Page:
18. Heidegger, M. (1938/1977). The question concerning technology. In The question concerning technology and other essays. New York: Harper Perennial.Google Scholar
  19. Heidegger, M. (1967). Being and time (J. Macquarrie and E. Robinson, Trans.). Oxford, UK: Basil Blackwell.Google Scholar
  20. Heidegger, M. (1971). Poetry, language, thought (A. Hofstadter, Trans.). New York: Perennial Classics.Google Scholar
  21. Irigaray, L. (1997). Feminist philosophy and the philosophy of feminism: Irigaray and the history of western metaphysics. Hypatia: A Journal of Feminist Philosophy. Scholar
  22. Kant, I. (1948). The moral law: Groundwork of the metaphysic of morals (H. J. Paton, Trans.) London: Routledge.Google Scholar
  23. Kierkegaard, S. (1845). Stages on life’s way (W. Lowrie, Trans.). Denmark: Bianco Luno Press.Google Scholar
  24. Mika, C. (2014). The enowning of thought and whakapapa: Heidegger’s fourfold. Review of Contemporary Philosophy, 13, 48–60.Google Scholar
  25. Mika, C. (2015a). The thing’s revelation: Māori philosophical research. Waikato Journal of Education, 20(2), 61–68. Scholar
  26. Mika, C. (2015b). Thereness: Implications for Heidegger’s ‘presence’ for Māori. AlterNative, 11(1), 3–13.CrossRefGoogle Scholar
  27. Mika, C. (2017). Indigenous education and the metaphysics of presence: A worlded philosophy. Oxon, England: Routledge.Google Scholar
  28. Morawski, S. (1974). Inquiries into the fundamentals of aesthetics. Cambridge, MA: The Massachusetts Institute of Technology.Google Scholar
  29. Moss, P., & Urban, M. (2017). The organisation for economic co-operation and development’s international early learning study: What happened next. Contemporary Issues in Early Childhood, 18(2), 250–258.CrossRefGoogle Scholar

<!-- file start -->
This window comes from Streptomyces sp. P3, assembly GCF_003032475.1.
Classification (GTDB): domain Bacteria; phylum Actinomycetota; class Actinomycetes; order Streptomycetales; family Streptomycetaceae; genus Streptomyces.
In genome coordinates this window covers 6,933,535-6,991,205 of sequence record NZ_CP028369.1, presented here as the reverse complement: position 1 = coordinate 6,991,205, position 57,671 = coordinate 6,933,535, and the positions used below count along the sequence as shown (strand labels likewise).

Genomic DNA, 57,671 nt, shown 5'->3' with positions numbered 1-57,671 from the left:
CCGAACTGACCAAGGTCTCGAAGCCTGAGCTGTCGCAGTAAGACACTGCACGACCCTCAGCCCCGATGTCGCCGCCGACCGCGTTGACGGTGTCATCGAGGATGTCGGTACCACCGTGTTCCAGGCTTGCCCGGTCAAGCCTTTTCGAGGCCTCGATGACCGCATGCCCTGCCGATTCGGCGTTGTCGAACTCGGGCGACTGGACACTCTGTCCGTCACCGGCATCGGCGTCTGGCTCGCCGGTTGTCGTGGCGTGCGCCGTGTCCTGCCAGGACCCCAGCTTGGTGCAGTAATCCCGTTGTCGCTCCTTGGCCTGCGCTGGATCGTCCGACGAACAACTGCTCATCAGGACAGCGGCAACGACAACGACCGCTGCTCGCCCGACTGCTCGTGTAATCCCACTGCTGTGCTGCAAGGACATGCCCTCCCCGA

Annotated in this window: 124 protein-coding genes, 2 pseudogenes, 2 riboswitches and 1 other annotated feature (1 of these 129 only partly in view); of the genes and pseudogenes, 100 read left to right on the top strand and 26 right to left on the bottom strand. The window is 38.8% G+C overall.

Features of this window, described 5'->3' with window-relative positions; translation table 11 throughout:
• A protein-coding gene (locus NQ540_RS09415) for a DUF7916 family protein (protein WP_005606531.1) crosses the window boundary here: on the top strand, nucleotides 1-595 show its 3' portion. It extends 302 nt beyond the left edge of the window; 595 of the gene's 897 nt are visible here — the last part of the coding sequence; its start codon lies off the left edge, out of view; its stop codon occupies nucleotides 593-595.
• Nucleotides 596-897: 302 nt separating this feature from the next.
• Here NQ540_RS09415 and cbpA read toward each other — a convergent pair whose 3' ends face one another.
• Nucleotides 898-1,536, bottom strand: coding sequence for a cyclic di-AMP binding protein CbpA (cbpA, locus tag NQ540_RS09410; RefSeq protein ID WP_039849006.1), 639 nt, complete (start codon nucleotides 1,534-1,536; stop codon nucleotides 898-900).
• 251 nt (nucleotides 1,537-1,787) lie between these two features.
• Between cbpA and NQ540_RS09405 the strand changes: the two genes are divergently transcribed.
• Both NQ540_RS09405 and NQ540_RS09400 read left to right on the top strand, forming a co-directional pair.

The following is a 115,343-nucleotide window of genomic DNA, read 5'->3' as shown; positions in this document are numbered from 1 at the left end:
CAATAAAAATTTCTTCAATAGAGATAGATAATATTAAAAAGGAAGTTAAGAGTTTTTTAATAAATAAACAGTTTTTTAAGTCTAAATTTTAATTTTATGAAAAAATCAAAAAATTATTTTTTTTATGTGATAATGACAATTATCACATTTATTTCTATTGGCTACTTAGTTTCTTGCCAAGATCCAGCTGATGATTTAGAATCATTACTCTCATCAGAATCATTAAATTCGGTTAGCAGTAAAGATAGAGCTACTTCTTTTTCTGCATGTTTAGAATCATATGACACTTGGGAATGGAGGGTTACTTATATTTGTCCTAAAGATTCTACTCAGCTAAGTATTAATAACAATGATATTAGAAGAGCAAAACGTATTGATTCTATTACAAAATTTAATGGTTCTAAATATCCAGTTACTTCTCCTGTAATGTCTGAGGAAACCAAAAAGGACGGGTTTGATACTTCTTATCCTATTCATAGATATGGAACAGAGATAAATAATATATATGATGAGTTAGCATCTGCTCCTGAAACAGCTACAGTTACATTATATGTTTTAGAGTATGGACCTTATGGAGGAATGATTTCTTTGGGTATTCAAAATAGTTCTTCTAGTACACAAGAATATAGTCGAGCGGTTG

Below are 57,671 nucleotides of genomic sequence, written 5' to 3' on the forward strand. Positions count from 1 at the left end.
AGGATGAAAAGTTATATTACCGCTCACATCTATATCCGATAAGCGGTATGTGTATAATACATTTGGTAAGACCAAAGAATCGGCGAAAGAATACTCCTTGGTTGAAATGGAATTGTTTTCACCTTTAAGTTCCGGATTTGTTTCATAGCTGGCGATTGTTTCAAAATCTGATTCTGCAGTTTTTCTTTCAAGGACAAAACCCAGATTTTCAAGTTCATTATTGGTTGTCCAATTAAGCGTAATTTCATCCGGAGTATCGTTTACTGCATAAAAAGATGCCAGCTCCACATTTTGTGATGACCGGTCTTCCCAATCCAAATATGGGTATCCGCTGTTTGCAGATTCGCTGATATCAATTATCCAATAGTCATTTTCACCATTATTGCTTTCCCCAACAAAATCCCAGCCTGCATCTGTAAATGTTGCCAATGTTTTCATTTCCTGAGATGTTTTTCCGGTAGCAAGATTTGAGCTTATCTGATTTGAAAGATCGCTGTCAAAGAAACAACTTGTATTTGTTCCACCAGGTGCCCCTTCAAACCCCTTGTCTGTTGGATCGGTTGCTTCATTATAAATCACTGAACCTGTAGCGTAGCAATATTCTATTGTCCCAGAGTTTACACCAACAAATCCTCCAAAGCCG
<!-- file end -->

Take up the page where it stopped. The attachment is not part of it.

30. Nietzche, F. (1954). The portable Nietzsche. New York: Penguin.Google Scholar
  31. Novalis. (1960). Die Lehrlinge zu Sais. In P. Kluckhohn & R. Samuel (Eds.), Schriften: Das dichterische Werk (Vol. 1, pp. 71–111). Stuttgart, Deutschland: W. Kohlhammer.Google Scholar
  32. Palmer, J. (2012). Parmenides. In Edward N. Zalta (Ed.), The Stanford encyclopedia of philosophy (Summer 2012 Edition),
  33. Piaget, J. (1953). The origins of intelligence in children. New York: International Universities Press.Google Scholar
  34. Richardson, W. (2003). Heidegger: Through phenomenology to thought. New York: Fordham University Press.Google Scholar
  35. Stratigos, T., Bradley, B., & Sumsion, J. (2014). Infants, family day care and the politics of belonging. International Journal of Early Childhood, 46(2), 171–186.CrossRefGoogle Scholar
  36. Stumpf, S. E. (1966). Socrates to Sartre: A history of philosophy. New York: McCraw-Hill.Google Scholar
  37. White, E. J. (2016). A philosophy of seeing: The work of the eye/‘I’ in early years educational practice. Journal of Philosophy of Education, 50(3), 474–489. Scholar
  38. White, E. J., & Odegaard, E. (2016). Bildungsroman and the early years. In M. Peters (Ed.), Encyclopedia of educational philosophy and theory. Singapore, Singapore: Springer.Google Scholar
  39. White, J., & Mika, C. (2013). Coming of age? Infants and toddlers in curriculum. In J. Nuttall (Ed.), Weaving Te Whāriki. Wellington, New Zealand: NZCER.Google Scholar
  40. Young, J. (2010). Heidegger, philosophy, Nazism. Cambridge, UK: Cambridge University Press.Google Scholar

Copyright information

© Springer Nature Singapore Pte Ltd. 2019

Authors and Affiliations

  1. 1.RMIT UniversityMelbourneAustralia
  2. 2.University of WaikatoHamiltonNew Zealand

Personalised recommendations